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Giving packed red blood cells in the prehospital phase of care... a good idea?

Stephen Richey stephen.richey at gmail.com
Fri Apr 6 22:13:25 BST 2012


The delay is inherent in HEMS operations because of the flight aspects and
not the medical aspects necessarily.  8 or 9 out of 10, the ground
ambulance in most areas will beat the helicopter back to the hospital
assuming that ground crew isn't dicking around on scene.

On Fri, Apr 6, 2012 at 5:10 PM, Bryan Boling <bryanboling at gmail.com> wrote:

> When I worked at the university and they operated ER own HEMS service, we
> used to carry a cooler with a few units of O neg on the aircraft. I don't
> know the policies exactly, but that was staffed by a nurse and medic with
> direct contact with a medical director in the ED via radio. I believe the
> transfusions were only used during extended transport from a scene (we
> covered a large rural area). To my knowledge, transport was never delayed
> due to transfusion. They don't run their own service anymore but contract
> it out (got too expensive) so I don't know if the new group does the same.
> Bryan
>
> On Friday, April 6, 2012, Stephen Richey wrote:
>
> > For the most part, I would say no at least here in the US since the
> average
> > level of education for a paramedic leaves much to be desired (speaking
> as a
> > former EMS educator myself).  The issues with quality control, supply
> > maintenance, the need to determine clinical need (EMS providers tend to
> > massive over-estimate the severity of patients' conditions because most
> of
> > them are taught "cookbook" defensive medicine) and cost.  I am not sure
> how
> > the blood banking situation is in other countries but here there are
> often
> > region-wide shortages of blood products so the sequestration of a
> > significant amount in the hands of EMS providers would probably only
> > exacerbate the situation.
> >
> > Also, the problem is worsened by the fact that the patients who would
> > probably benefit most from field transfusions are the ones in the areas
> > least suited to its use because of administration, training and supply
> > issues.  Rural EMS tends to be almost all volunteer and many of these
> folks
> > never even meet their medical director let along receive any meaningful
> > QA/QI feedback.  The idea of giving the blood to the local HEMS operators
> > and using them to deliver a higher level of care isn't going to work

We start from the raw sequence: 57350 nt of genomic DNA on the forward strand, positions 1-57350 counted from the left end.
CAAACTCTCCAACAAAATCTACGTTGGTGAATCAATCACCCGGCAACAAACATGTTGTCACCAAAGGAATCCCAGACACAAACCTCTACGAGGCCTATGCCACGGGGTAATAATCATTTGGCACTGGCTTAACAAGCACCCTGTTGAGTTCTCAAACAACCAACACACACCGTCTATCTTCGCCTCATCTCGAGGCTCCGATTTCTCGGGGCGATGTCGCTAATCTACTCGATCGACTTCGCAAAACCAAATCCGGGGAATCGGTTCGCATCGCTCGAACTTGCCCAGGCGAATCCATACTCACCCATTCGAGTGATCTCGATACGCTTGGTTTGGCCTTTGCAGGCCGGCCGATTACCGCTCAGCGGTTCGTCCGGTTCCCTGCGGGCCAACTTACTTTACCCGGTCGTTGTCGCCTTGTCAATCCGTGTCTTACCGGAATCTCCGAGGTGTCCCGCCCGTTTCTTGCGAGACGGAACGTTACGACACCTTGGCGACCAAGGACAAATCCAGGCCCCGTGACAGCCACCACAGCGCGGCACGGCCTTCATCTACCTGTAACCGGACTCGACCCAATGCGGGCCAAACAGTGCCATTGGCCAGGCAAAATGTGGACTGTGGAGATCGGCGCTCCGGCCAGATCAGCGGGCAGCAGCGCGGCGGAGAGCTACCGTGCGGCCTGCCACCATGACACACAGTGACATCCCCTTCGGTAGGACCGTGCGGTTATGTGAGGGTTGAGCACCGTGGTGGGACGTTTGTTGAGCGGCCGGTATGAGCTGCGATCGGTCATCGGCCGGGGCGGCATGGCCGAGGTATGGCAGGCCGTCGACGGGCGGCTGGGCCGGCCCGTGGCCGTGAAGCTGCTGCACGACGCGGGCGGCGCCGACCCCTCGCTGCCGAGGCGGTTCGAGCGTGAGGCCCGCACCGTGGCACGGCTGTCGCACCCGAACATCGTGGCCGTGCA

> > because you're going to delay the arrival of the patient in the OR in all
> > but the most remote of areas.
> >
> > In urban settings, you're not going to have that much need for
> transfusion
> > because of the proximity to trauma centers.  Here for example, it's
> > abnormal for EMS providers (such as my fiancee) to take longer than 20
> > minutes from call to arrival at the hospital.
> >
> > On Fri, Apr 6, 2012 at 3:12 PM, Karim Brohi <karim at trauma.org
> <javascript:;>>
> > wrote:
> >
> > > So our trauma helicopter emergency medical service recently started
> > > carrying packed cells:
> > > http://www.bbc.co.uk/news/health-17232529
> > >
> > > We'll obviously be auditing its use closely, but I'm interested in
> > > garnering the lists opinions on this:
> > > Who should get PRBCs?
> > > Should anyone get PRBCs?
> > > Why aren't we carrying plasma as well?
> > >
> > > There are a couple of prehospital services in the US carrying blood
> > > and plasma to my knowledge, and it is used by MERT teams in combat
> > > zones.
> > >
> > > So??
> > >
> > > Karim
> > > --
> > > trauma-list : TRAUMA.ORG
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> > >
> >
> >
> >
> > --
> > Stephen Richey
> > Founder and Chief Researcher/Designer
> > Kolibri Aviation Safety Research
> > 5174-B Winterberry Circle
> > Indianapolis, IN 46254
> > 317-985-4740
> >
> >  "I think the best thing, and the only thing in our infinite inadequacy
> in
> > making up for the loss of life, is to say something we have been able to
> > say in a lot of other accidents to grieving families.  That is 'Those
> > deaths will not be in vain. We will not let them be in vain. Every one of
> > those lives will be made to count in terms of making sure that three,
> four,
> > five or ten other people do not die."- John J. Nance
> > --
> > trauma-list : TRAUMA.ORG
> > To change your settings or unsubscribe visit:
> > http://www.trauma.org/index.php?/community/
> >
>
>
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-- 
Stephen Richey
Founder and Chief Researcher/Designer
Kolibri Aviation Safety Research
5174-B Winterberry Circle
Indianapolis, IN 46254
317-985-4740

 "I think the best thing, and the only thing in our infinite inadequacy in
making up for the loss of life, is to say something we have been able to
say in a lot of other accidents to grieving families.  That is 'Those
deaths will not be in vain. We will not let them be in vain. Every one of
those lives will be made to count in terms of making sure that three, four,
five or ten other people do not die."- John J. Nance


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